## Symmetry There are two types of symmetry: line symmetry, which involves reflection , and rotational symmetry, which involves rotation.

### Line Symmetry

A figure has a line of symmetry if it maps or folds onto itself under reflection in the line.

e.g. Line m is called the axis of symmetry.

Different shapes can have various numbers of axes of symmetry. e.g.

 Name of shape Diagram Number of axes of symmetry Rectangle 2 Hexagon 6 Scalene triangle 0

### Rotational Symmetry

A figure has rotational symmetry if it maps onto itself as it is rotated about a point at its centre.
All figures have an order of rotational symmetry of at least 1.

The order of rotational symmetry is the number of times the shape maps onto itself during a rotation of 360°e.g.

 Name of shape Diagram Order of rotational symmetry Rectangle 2 (180° and 360°) Hexagon 6 (60°, 120°, 180°, 240°, 300°and 360°) Scalene triangle 1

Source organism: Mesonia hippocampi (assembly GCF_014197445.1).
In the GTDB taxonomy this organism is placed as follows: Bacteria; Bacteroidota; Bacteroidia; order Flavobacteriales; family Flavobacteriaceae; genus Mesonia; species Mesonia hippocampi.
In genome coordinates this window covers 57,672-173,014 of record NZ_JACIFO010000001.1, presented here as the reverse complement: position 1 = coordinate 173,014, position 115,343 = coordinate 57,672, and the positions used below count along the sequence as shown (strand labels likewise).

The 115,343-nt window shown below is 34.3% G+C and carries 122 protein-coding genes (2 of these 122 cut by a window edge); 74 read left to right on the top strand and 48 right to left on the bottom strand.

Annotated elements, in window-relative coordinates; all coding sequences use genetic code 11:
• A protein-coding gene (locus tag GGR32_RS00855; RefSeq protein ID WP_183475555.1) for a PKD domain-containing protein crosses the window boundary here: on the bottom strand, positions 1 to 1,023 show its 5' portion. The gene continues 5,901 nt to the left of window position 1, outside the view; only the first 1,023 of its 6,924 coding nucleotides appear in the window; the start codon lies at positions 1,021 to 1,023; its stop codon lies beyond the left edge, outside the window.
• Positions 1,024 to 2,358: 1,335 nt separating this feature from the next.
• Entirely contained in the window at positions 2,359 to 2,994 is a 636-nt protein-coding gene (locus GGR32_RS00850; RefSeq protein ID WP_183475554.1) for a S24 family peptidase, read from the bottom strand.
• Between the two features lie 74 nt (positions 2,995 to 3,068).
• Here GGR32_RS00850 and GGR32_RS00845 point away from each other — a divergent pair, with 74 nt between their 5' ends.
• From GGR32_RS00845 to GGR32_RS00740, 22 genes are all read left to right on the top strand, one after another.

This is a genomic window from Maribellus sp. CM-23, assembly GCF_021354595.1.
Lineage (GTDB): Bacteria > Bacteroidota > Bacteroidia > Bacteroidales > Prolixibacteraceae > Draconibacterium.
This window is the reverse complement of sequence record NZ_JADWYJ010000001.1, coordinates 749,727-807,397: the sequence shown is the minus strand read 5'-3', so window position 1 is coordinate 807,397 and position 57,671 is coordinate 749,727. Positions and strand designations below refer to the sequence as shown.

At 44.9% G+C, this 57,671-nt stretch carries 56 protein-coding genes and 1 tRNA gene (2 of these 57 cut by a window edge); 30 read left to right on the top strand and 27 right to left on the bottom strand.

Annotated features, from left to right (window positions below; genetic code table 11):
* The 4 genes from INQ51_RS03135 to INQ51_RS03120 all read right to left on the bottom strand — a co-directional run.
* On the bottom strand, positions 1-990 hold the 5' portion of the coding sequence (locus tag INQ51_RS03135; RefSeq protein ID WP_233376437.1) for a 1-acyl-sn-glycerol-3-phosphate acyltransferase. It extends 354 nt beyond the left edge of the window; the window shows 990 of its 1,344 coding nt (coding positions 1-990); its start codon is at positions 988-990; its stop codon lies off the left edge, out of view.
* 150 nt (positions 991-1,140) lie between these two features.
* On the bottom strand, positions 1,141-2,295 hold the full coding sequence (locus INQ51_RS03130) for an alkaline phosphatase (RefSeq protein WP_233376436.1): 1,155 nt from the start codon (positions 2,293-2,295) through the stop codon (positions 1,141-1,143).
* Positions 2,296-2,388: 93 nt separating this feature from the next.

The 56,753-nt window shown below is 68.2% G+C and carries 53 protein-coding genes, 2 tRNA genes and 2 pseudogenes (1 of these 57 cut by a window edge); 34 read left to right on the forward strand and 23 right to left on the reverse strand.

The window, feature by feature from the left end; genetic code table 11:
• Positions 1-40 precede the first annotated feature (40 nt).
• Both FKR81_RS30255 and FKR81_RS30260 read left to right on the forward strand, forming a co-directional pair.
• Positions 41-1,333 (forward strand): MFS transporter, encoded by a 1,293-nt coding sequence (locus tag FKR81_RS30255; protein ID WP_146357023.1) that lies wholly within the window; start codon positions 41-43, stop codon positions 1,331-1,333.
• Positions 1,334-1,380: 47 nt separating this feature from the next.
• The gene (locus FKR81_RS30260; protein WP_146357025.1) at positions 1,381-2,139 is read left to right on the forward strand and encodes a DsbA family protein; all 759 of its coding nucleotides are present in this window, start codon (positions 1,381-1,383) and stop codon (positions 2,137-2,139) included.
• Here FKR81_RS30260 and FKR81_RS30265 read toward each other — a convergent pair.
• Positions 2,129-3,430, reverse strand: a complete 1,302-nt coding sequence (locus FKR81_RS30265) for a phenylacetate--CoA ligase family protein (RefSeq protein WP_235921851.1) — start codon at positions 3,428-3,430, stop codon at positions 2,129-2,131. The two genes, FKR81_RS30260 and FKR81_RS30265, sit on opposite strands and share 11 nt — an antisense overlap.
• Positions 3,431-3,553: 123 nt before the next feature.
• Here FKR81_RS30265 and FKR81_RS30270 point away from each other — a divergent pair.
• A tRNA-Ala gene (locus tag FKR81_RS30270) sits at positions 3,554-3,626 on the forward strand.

### Total Order of Symmetry

The total order of symmetry = number of axes of symmetry + order of rotational symmetry.

The table shows the symmetry properties of some common shapes.

 Shape Axes of symmetry Order of rotational symmetry Total order of symmetry Scalene triangle 0 1 1 Isosceles triangle 1 1 2 Equilateral triangle 3 3 6 Kite 1 1 2 Trapezium 0 1 1 Isosceles trapezium 1 1 2 Parallelogram 0 2 2 Rhombus 2 2 4 Rectangle 2 2 4 Square 4 4 8 Regular pentagon 5 5 10 Regular hexagon 6 6 12 Regular octagon 8 8 16

A figure has point symmetry if it maps onto itself under a rotation of 180° (a half turn). e.g. A parallelogram.